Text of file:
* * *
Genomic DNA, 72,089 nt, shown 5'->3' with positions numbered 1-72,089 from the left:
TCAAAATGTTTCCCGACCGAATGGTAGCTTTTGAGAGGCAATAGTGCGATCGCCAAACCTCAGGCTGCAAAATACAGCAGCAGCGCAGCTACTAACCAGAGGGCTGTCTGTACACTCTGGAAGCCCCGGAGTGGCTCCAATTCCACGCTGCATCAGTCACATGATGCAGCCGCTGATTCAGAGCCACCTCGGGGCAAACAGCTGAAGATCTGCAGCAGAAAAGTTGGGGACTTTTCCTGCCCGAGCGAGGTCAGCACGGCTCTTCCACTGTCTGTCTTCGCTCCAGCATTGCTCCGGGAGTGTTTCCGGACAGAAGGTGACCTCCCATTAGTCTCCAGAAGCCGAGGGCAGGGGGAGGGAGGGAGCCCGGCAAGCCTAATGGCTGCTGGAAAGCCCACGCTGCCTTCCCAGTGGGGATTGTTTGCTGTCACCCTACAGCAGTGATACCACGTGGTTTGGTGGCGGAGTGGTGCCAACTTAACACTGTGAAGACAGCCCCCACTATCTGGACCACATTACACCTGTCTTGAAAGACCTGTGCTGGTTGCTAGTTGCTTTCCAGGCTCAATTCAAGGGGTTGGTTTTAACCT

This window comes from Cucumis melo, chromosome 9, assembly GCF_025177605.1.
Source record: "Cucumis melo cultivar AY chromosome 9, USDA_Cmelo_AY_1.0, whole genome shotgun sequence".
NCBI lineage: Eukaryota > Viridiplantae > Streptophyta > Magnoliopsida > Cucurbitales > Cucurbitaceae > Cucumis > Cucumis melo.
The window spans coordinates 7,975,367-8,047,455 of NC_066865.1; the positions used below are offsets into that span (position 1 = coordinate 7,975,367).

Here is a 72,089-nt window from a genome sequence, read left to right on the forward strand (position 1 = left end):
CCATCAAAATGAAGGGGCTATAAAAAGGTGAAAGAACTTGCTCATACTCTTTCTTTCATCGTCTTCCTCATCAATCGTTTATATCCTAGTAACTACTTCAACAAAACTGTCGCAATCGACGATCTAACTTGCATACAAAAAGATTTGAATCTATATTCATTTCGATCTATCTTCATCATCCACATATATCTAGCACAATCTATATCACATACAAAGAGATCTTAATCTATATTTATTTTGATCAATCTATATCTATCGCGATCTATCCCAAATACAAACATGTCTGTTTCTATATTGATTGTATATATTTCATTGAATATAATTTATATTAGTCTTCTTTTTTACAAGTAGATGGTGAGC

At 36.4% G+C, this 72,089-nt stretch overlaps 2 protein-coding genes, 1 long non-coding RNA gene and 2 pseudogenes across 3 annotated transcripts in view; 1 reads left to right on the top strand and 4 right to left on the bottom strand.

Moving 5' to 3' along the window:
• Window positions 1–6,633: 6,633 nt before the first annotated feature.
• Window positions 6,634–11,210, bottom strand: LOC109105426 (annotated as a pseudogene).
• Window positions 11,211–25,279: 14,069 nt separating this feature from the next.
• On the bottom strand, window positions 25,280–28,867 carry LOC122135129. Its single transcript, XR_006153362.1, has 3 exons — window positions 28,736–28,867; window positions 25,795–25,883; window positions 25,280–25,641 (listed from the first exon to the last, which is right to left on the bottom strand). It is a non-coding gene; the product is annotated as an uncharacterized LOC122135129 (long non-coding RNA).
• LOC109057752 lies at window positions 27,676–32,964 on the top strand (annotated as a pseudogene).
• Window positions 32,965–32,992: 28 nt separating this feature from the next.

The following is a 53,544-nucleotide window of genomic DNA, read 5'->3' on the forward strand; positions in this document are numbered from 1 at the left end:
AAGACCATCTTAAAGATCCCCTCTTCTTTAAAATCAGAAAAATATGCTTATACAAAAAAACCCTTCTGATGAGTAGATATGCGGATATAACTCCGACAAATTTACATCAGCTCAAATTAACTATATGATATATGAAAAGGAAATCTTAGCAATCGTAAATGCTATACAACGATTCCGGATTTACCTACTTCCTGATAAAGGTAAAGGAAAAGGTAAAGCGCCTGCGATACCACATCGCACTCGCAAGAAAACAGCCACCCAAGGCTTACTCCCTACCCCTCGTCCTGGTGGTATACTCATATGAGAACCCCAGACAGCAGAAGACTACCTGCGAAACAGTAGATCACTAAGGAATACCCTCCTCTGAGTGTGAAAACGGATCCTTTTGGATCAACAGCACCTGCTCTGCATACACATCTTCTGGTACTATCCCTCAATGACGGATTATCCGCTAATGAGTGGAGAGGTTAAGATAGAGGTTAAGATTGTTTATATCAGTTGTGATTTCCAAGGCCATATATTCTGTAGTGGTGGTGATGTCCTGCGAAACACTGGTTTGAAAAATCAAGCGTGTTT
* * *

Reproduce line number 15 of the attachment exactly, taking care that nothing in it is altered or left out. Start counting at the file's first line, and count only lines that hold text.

• LOC109057752 lies at window positions 27,676–32,964 on the top strand (annotated as a pseudogene).